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Manitobans to Receive Hip/Knee Surgeries in NWO

By Randy Thoms Aug 25, 2022 | 8:58 AM

Zdenko Zivkovic / CC

Hospitals in Fort Frances, Dryden and Kenora are central to a new health care deal signed by the Manitoba government.

The agreement with Thunder Bay-based Big Thunder Orthodepics will allow Manitobans needing hip or knee surgeries to have them performed in northwestern Ontario.

It will start with six patients as part of a pilot program to begin later this month.

That will ramp up to 20 to 30 patients per month, or about 300 procedures annually, at a later date.

“We are excited to be a part of this pilot project with Manitoba that will benefit patients from both sides of the border,” says Dr. Dave Puskas, an orthopedic surgeon at Big Thunder Orthopedic Associates. “We have created the capacity to accomplish Ontario wait times and provide assistance to our neighbouring province. This relationship acknowledges the movement of patients between the two provinces and softens the border so Canadians can receive care where and when they need it.”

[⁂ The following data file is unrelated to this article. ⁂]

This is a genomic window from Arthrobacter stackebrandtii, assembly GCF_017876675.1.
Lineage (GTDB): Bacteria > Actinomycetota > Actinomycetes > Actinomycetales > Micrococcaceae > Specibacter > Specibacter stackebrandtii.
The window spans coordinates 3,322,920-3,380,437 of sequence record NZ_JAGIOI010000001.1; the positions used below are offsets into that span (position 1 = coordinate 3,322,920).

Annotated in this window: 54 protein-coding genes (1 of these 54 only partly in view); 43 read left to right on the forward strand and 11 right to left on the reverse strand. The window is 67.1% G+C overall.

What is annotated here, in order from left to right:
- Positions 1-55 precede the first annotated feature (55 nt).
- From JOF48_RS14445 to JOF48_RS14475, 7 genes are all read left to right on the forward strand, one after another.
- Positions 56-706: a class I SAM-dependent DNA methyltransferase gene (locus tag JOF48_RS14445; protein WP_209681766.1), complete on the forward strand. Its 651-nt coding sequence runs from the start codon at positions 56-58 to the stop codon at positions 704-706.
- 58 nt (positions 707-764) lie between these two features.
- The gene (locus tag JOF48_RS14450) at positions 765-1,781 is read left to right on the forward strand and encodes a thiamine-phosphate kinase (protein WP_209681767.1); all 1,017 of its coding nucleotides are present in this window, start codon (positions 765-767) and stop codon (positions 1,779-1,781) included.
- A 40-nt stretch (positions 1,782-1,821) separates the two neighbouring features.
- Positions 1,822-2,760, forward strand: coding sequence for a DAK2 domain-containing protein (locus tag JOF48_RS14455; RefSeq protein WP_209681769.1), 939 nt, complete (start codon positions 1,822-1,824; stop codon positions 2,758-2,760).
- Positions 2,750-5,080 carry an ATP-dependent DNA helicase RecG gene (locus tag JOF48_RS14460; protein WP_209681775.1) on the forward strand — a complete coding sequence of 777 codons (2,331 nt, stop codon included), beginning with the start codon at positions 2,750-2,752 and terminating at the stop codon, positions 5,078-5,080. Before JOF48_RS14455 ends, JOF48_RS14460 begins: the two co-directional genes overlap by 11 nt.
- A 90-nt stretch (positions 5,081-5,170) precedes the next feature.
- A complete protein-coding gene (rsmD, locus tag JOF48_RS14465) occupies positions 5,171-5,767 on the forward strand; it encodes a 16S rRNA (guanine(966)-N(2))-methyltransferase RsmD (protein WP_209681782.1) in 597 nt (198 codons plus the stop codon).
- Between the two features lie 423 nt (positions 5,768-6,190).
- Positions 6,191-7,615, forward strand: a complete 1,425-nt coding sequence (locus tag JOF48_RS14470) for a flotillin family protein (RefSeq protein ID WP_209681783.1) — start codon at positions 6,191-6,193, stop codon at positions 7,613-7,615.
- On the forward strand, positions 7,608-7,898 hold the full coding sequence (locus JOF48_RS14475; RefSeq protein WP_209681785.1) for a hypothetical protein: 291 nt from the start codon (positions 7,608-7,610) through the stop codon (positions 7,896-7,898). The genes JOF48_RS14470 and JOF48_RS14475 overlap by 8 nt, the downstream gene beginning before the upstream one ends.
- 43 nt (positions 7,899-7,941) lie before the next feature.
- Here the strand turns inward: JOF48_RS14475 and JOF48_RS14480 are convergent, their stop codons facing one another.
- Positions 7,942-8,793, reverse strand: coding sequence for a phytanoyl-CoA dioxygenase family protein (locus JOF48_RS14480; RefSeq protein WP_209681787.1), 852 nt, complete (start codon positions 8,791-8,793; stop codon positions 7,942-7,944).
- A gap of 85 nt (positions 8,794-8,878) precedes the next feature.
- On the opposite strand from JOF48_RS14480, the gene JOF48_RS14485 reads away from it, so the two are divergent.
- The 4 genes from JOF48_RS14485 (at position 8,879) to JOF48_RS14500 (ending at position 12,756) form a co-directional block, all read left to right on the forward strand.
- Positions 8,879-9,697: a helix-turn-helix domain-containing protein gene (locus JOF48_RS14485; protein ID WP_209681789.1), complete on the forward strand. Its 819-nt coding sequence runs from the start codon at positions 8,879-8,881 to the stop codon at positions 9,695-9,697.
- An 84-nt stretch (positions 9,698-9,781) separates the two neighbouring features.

Manitoba has also signed similar arrangements with Sanford Health in Fargo, North Dakota and Cleveland Clinic in Ohio.

It is intended to ease the waitlist for surgeries at Manitoba hospitals.

The average wait times is around 35 weeks, but some hospitals report it could be up to a year or more.

“These three new agreements are an important interim measure to help people who have been waiting for care for too long, as we work to build long-term, sustainable improvements and increased capacity in our health-care system here at home,” states Manitoba Health Minister Audrey Gordon in a release. “The Diagnostic and Surgical Recovery Task Force has also created an opportunity for patients who are eligible for these procedures and willing to receive care out of province, to identify themselves and learn more about the process.”

Manitoba hospitals have performed more than 2,250 hip and knee surgeries in the first six months of the year.

The advocacy group Doctors Manitoba estimates that 3,500 people are still waiting for those procedures.



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